Relating to adult children — 08 August 2004
How to be the best parents for your adult children

Parenting is an incredibly complex and challenging job. There is no “user manual” for raising children. Parents do the best they can with the wisdom and experience they have. With their own personality, intuition and advice from others they create their parenting style. There is even less information available about how to best maintain your connection with your children once they become adults.

Some principles about child rearing are commonly accepted. The goal is to help young children develop the confidence and skills to become healthy and happy adults.
Parents are urged to be loving, supportive, helpful and instructive in guiding their youngsters toward autonomy.

In order to accomplish this goal parents are advised to do the following: Be very involved in your children’s lives. Ask many questions. Know where your teenagers are. Check out their activities and friends. Warn them about risks and dangers. Tell them, and show by example, what you stand for and believe. Let them know right from wrong. Help them study and do well in school. Teach them to behave well so that they will be accepted in society and become successful.

Though all these recommendations are very important in helping children grow up, they are the antithesis of effective parenting once the children have matured into independent adults. Your adult children do not need or want you to be very involved in their lives, ask many questions, hear your unsolicited opinions about their friends and activities, be advised about life’s risks, be lectured about right and wrong or about their manners.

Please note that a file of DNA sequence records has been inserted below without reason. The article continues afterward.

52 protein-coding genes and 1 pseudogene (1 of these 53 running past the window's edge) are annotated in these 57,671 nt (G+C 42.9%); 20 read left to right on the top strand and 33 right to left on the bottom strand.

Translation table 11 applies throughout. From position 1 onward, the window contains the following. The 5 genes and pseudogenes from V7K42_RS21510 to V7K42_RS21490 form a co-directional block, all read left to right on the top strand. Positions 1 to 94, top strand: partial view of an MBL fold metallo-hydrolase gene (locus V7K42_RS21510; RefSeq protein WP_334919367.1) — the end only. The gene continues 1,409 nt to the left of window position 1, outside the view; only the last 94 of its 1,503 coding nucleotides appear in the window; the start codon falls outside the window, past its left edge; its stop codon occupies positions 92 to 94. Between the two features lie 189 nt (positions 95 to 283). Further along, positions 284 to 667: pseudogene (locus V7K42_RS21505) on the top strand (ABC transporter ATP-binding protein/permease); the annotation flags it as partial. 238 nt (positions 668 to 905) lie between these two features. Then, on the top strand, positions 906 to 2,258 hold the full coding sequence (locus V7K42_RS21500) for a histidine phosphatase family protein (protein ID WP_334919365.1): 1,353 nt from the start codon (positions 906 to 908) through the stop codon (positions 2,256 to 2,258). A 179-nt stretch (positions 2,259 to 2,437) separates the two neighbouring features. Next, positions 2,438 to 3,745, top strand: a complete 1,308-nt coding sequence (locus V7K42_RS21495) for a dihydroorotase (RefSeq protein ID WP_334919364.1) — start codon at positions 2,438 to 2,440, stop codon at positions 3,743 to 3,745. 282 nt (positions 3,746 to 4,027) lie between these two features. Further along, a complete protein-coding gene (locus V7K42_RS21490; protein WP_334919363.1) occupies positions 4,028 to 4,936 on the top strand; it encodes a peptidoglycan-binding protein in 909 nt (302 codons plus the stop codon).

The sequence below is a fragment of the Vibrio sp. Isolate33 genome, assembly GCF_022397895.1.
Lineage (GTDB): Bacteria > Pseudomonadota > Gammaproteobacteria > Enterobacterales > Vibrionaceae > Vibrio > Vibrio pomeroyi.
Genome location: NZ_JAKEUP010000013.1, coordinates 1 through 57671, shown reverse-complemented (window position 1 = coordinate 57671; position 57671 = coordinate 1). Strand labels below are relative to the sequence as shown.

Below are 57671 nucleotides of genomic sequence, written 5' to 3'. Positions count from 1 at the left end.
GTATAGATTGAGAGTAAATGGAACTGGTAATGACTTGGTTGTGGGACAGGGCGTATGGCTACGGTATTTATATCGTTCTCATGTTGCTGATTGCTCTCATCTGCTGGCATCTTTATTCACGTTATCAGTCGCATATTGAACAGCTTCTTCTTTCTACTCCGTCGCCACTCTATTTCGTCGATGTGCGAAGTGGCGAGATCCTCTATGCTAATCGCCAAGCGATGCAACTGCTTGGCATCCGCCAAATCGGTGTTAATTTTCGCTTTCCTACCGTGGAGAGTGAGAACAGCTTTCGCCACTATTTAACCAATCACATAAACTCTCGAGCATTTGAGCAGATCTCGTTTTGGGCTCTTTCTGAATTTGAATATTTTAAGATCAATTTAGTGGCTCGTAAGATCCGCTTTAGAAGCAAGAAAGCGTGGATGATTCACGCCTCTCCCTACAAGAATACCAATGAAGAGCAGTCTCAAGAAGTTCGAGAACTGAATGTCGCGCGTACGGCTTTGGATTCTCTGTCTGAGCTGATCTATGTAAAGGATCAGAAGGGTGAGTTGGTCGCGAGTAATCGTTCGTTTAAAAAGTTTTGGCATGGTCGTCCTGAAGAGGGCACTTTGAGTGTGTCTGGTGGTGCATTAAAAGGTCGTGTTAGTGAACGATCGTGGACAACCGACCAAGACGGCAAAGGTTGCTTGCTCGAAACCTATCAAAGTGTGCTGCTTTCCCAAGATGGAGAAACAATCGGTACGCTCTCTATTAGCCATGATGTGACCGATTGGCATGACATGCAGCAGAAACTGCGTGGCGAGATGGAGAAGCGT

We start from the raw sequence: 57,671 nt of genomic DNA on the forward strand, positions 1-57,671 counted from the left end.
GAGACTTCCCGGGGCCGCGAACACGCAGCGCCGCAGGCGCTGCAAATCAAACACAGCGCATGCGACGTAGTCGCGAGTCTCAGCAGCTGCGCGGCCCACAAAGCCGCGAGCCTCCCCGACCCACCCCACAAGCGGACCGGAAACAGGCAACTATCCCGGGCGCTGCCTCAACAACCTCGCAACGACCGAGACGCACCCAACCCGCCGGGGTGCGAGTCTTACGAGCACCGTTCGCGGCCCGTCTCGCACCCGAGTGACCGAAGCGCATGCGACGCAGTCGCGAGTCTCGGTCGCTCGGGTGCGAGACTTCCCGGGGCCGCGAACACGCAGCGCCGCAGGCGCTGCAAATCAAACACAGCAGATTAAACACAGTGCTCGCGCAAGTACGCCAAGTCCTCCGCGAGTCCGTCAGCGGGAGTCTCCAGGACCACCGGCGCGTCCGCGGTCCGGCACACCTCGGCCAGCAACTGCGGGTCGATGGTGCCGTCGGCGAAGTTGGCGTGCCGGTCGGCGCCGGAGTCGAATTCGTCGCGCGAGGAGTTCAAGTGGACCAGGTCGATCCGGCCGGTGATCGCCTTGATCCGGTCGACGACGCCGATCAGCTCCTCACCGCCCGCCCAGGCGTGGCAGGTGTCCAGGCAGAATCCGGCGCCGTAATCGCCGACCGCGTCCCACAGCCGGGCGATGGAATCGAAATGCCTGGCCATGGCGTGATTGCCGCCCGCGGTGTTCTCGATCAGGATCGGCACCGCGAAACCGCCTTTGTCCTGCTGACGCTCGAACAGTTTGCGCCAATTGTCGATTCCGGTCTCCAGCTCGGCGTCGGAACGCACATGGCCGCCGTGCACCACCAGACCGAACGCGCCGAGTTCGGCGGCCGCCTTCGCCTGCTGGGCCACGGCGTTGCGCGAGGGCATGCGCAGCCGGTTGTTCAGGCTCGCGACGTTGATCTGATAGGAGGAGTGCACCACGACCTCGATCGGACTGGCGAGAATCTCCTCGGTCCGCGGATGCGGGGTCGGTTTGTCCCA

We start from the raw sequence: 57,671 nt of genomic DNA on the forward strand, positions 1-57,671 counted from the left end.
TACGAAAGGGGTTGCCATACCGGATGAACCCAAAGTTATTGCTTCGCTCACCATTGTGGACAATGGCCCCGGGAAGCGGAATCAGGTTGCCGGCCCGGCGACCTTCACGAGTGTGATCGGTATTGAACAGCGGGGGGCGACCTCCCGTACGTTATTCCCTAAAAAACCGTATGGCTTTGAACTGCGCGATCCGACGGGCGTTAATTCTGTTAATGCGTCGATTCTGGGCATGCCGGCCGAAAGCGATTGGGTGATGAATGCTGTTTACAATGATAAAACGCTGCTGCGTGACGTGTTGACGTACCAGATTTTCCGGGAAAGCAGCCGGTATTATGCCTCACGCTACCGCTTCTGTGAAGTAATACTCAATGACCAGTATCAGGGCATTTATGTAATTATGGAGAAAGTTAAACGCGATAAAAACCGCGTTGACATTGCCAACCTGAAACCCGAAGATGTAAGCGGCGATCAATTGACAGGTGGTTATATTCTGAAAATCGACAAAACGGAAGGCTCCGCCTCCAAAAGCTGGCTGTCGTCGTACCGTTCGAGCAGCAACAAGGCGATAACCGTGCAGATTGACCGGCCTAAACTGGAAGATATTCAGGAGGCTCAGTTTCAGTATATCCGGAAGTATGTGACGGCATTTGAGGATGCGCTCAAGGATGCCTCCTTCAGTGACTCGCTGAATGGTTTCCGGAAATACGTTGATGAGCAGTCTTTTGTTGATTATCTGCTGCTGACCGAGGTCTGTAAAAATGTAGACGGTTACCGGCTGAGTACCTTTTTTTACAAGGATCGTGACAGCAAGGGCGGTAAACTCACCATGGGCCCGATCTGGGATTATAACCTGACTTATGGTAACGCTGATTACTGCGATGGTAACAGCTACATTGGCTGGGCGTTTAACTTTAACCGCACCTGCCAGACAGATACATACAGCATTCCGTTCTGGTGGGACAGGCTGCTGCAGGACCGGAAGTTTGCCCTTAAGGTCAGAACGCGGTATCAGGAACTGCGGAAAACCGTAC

Many parents of young adult children are very perplexed as to what is appropriate, wise or helpful to do at this juncture. “What do I tell my daughter, who comes home from college, about curfew when she goes out in the evening?” “Do I tell my 22 year old son that his friends do not seem to be good for him?” “Do I advise my daughter that I do not approve of the way she handles her finances?” “What can I do to get my son to treat his wife better?” These are just a few of the concerns parents struggle with. These are people who already recognize that their role with their adult children requires modification from their previous one.

The attitude held by parents about their role and their adult children’s role as the years pass, determines many of the behaviors both generations undertake.

Some parents hold the belief that their children remain children forever and continue to treat them accordingly. Other parents feel entitled to the care of their adult children as a benefit of having raised them. Yet other parents see parenting as a time limited task that ends once the children leave home.
What is the appropriate role of parents toward their grown up children?

All children seek approval, love, and acceptance from their parents from infancy to death. Parental affirmations, respect and appreciation often promote in children a healthy sense of self-esteem and the capacity for self-actualization and happiness. With this formula, there is not much confusion as to the role of parents have with their adult children.